I have never been interested in sports. When watching football on TV as a kid, the only things that I saw were the logos surrounding the field. I was intrigued by these signs — my mind would wander off, considering what they meant. Man, I really wasn’t into sports.
If there was one thing less bearable for me than watching football, it was watching Formula One. Nobody in my family liked it, so I just came across it when absolutely nothing else was on TV. But not even the crazy number of logos plastered all around the racing tracks and on the uniforms could keep me watching. I loved the Formula One logo, though. The first time I noticed that there was an ‘F’ and a ‘1’ in there, my head exploded. Boom.
The logo in question was designed in 1987 by Carter Wong, and features one of the most recognisable uses of negative space in a logo. That logo has recently been replaced, with the new logo being unveiled a couple of weeks ago; its design was led by the great Richard Turley of Wieden + Kennedy London.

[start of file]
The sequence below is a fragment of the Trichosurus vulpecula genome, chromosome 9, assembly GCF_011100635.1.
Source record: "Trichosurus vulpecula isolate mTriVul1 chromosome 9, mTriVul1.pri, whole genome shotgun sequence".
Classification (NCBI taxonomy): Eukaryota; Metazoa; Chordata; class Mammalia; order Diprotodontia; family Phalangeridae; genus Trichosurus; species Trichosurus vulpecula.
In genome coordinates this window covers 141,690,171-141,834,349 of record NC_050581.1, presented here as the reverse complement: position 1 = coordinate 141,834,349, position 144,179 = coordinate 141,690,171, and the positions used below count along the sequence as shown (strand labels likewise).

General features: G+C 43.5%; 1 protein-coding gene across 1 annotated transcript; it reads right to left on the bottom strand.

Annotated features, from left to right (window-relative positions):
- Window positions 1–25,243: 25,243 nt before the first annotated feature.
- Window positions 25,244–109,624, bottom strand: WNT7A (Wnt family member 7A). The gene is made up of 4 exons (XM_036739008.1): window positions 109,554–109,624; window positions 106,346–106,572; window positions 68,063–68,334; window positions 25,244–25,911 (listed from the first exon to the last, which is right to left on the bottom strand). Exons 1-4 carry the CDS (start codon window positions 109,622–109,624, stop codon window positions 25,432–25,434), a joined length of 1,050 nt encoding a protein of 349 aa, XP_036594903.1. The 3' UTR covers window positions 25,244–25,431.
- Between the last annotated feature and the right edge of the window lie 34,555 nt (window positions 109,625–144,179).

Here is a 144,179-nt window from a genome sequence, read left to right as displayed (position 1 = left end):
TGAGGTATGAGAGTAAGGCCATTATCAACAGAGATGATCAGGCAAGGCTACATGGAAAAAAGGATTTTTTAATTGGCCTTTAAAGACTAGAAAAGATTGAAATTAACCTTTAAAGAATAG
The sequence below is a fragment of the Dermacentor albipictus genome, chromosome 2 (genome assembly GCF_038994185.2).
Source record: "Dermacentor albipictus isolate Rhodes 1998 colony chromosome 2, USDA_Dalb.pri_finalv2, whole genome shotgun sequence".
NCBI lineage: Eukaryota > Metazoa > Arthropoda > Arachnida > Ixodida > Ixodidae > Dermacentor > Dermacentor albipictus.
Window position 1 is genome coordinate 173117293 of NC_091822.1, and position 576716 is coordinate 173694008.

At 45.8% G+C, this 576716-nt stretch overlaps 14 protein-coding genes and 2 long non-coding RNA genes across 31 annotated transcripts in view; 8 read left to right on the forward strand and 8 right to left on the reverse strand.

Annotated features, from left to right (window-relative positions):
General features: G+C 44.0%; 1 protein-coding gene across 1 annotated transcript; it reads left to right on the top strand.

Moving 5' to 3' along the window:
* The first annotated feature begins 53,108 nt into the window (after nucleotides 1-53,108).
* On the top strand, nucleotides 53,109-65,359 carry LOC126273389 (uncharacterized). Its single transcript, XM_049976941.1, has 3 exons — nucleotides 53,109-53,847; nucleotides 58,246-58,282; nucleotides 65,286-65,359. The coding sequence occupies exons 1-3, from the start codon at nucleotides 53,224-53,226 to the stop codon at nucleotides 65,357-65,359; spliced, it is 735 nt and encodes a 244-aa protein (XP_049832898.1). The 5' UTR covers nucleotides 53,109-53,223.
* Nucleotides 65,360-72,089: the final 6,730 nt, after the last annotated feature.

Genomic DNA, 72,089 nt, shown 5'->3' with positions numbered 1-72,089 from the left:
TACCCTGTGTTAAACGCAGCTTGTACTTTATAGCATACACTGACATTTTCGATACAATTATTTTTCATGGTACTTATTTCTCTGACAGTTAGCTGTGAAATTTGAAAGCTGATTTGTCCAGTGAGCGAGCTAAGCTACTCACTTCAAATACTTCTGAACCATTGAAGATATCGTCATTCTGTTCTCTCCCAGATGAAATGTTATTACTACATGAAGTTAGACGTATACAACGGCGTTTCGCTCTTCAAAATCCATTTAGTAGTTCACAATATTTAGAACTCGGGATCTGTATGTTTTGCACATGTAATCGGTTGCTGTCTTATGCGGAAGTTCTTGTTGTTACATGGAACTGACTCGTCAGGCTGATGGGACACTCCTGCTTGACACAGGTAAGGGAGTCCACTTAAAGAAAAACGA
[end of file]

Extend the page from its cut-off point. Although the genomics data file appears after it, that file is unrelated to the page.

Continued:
Old Formula One logo, designed by Carter Wong / new Formula One logo by Wieden + Kennedy, 2017
The redesign prompted a great discussion within our studio about what our role as designers is, and about what you should and shouldn’t redesign. My colleague Martin Kerschbaumer was just as disheartened, and he also recalled the moment when he first discovered the visual joke within the original logo when he was a boy (and he actually is into sports).
When you discover a great piece of graphic design, its genius often comes down to one thing: you see something that is intriguing. At first, you don’t completely understand it. After looking closer, you get it. Boom. Puzzle solved. Happiness. That’s what Carter Wong’s F1 logo miraculously managed to do. Bad graphic design is often missing that final step: You look at it closely, but it doesn’t do anything. There isn’t anything “more” there. Nothing clever, nothing emotional, nothing that would make your mind go further.
Unfortunately, that’s exactly what the new Formula One logo does: nothing. That wouldn’t be a big problem — after all, almost all logos out there do nothing clever or interesting. But the problem here is that the old logo did. Boom.